supported herself by foreign powers. At length, after having pawned her jewels, she had recourse to the wealth of the clergy, which she sold in order to kindle that terrible war which covered France with desolation and ruin. These are facts: Mademoiselle Vauvilliers relates them with a very honourable impartiality, and we cannot see how two actions so opposite to each other can be at all praiseworthy. For ourselves, we can only find in this sudden change of opinion adopted by Jane, the mere result of vengeance and despair, and that a fatal weakness of mind prevented her seeing the terrible consequences that must ensue. She could not imagine, however, that in declaring herself the protectress of the Protestants, and in exciting their audacity, she, most likely, inspired the court of Medicis with the first idea of revenging its party by assassinations; that she instigated the horrible massacre of St. Bartholomew, and armed those hands that were destined to pierce the heart of Henry IV. Thus the best of mothers prepared, unconsciously, the violent death of her son. If we coudemu the ideas of Mademoiselle Vauvilliers, when she wishes to conceal the guilty weakness of Jane, we entirely coincide with her sentiments when she paiuts her as a tender mother solely occupied with the education of her son. Every one will acknowledge that this education was such as seemed to have inspired J. J. Rousseau with the plan in his first book of Emilius. Like the ilius of Rousseau, Henry always went barefooted. His food was of the plainest kind, aud coarse: he climbed rugged mountains and trees, and became the cotemporary of his young companions, who were the poorest children in Béarn. What was very remarkable, the young Prince, endowed with the most happy disposition, was so far from obtaining vulgar manners by this, his early mode of education, that he seemed daily to increase in politeness and elegance. The artlessness of his repartees, his easy and unembarrassed air, ¡his lively, open, and noble physiognomy, drew all hearts towards him; it was sufficient only to see him to love him. A courtier of that time writes of him as follows:-"His face is finely formed; his eyes are mild, his complexion brown, and his skin smooth; but all these qualifica

tions are animated by so striking a vivacity that speaks no common mind. If he is not a favourite with the ladies it will be a

pity."-This prediction was but in part verified; for by the fatality of his stars, this great King and amiable man, he who deserved to be loved for himself alone, had never the happiness of finding one female who was faithful to him, if we except his second wife, Mary de Medicis.

We are sorry that our limits will not allow us to cite a few passages so replete with elegance, wherein Mademoiselle Vauvilliers describes the mother with her son: one struck us as peculiarly charming, it is that where Jane d'Albret presents Sully to the young Henry. The whole work is indeed rendered interesting, by the most pleasing details of the infancy, education, and early youth of the good King. She has known how to give an air of novelty to a subject which seemed quite worn out, but which, in this part of her work, may bid defiance to all criticism; and the whole style wants neither ease nor correctness.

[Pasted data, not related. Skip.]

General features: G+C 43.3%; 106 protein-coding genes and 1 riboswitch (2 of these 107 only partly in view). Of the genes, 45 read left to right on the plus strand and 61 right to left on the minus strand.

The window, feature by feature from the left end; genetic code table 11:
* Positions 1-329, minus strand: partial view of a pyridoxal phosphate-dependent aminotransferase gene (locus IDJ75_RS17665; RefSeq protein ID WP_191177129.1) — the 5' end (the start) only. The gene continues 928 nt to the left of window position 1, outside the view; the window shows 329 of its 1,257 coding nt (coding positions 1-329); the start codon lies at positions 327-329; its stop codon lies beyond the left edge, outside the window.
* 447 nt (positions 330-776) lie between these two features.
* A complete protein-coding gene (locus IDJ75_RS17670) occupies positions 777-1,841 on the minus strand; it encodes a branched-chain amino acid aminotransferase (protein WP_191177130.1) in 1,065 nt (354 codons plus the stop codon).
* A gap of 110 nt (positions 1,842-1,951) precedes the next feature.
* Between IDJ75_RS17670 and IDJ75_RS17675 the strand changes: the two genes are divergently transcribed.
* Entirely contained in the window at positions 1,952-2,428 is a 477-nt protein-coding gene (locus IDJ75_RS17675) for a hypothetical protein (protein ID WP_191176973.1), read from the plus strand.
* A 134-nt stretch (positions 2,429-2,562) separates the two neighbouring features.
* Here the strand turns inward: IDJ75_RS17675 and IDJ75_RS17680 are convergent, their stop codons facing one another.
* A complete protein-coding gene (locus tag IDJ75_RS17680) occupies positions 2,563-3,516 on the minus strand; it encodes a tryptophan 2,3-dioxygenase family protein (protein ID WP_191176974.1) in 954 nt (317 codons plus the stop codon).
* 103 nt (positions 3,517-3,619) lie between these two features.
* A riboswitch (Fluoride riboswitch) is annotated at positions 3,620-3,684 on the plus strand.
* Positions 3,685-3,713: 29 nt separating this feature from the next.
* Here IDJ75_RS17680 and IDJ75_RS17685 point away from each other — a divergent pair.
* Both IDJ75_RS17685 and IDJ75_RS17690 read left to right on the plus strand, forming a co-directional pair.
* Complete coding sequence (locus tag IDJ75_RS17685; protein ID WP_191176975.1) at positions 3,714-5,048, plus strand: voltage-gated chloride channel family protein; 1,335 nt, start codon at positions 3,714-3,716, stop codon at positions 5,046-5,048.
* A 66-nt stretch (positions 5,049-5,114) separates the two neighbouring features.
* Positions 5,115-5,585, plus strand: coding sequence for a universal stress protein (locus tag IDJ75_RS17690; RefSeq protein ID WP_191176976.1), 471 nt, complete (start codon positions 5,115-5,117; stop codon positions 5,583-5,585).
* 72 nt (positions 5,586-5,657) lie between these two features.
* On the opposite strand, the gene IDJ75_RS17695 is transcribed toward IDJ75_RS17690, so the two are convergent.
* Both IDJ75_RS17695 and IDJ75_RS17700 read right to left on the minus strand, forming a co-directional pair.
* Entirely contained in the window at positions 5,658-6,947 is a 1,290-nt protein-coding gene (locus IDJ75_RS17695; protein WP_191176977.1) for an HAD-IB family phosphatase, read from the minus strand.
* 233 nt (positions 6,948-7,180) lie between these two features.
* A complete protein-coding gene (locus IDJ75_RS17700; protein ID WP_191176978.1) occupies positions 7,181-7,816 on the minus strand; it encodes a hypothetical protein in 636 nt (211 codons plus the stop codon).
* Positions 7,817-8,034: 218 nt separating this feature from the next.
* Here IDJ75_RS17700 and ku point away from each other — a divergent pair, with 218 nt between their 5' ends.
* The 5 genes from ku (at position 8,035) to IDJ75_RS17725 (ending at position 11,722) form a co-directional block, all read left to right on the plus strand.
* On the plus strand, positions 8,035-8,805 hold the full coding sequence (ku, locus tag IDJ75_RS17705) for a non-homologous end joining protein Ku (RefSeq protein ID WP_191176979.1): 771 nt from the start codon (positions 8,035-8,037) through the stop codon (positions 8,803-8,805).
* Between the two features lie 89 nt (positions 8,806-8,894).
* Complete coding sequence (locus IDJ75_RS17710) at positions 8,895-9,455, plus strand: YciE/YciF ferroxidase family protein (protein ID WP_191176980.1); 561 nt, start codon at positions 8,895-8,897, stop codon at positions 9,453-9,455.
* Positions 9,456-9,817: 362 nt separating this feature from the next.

At Pershore, on her road to London, Lady || Lucy Clive, consort of Lord Clive, of a son and heir.


At St. George's Church, Lieutenant-Colonel Sir William Gomm, of the Coldstream Guards,

to Sophia, daughter of G. Penn, Esq. of Hert

ford-street, May-fair,

At her house, in Langham-place, the lady of Sir J. Langham, Bart. of a daughter.

In Wimpole-street, the lady of the Hon. J. T. || Leslie Melville, of a son.

At St. Mary's, Islington, by the Rev. Mr. Rose, John Worge, Esq. of Euston-street, Eustonsquare, to Miss Bucknall, daughter of Mr. John Bucknall, of Dalby-terrace, Islington.


At his father's seat, at Mount-Edgecumbe, the Right Hon. William Richard, Viscount Valletort, in his 24th year.

Lately, at Neuviller, near Saverne, in Alsace, Marshal Clarke, Duke of Feltre. He was the descendant of an ancient Irish family, but was born at Landrecy on the 17th of October, 1765.

At East Cowes Castle, the seat of John Nash, Esq. the lady of Sir S. Romilly. She had borne a long and painful illness with exemplary patience and resignation.

At his house, in Russell-square, Sir Samuel Romilly, Knt.


Abelard and Heloisa, a new and origi nal didactic Poem, containing a familiar history of the lives, loves, and misfortunes of that matchless pair, who flourished in the twelfth century. By Robert Rabelais, the younger.


A work, designed as a proper companion to the Comfort of Old Age, is now in the press, called The Enjoyments of Youth.

In December will be published Maternal Conversations, by Madame Dufresnoy; and Family Suppers, or Evening Tales, for young people, by Madame Delafaye.

At Montreal, C. Morrison, wife of Mr. John

Angela, a Poem, in four Cantos, by J. H. Hall. She complained of slight indisposition, Church. and fell into a state of lethargy, from which every attempt to rouse her proved ineffectual, having slept for the space of thirteen days.

Lately, in the 68th year of his age, Baron Ad. erbeth, member of several academies, and known by his translations of Virgil and Horace, and several other works considered classical in Sweden.

Lately, at Oporto, at a very advanced age, Donna Anna Correa E. Lancastro, a lady who will be remembered with gratitude and respect by most of the British officers who had occasion to visit the northern part of the kingdom of Portugal, for her partiality to the English nation, and her elegant attentions, as far as her fortune permitted.

At his house, at Lambeth, after a few hours' illness, Samuel Goodbehere, Esq. Alderman of London.

Lately, Cardinal Cambaceres. He was born and was consecrated Archbishop of Rouen by the at Montpellier, on the 11th of September, 1756; Cardinal Legate on the 11th of April, 1802, and installed the 23d of May following.

At Minto-house, in the county of Roxburgh, the Right Hon. W. Elliott, of Wells, M. P.

Lately, at Strachur, Argyleshire, Dr. I. Campbell. On the morning of the day on which he died, he enjoyed excellent health, and had eaten a hearty breakfast.

Lately, Mrs. E. Evans, aged 75, many years housekeeper to his Royal Highness the Prince Regent, at Carlton-house.

London: Printed by and for JOHN BELL, Proprietor of this MAGAZINE, and of the WEEKLY MESSENGER, No. 104, Drury-lane.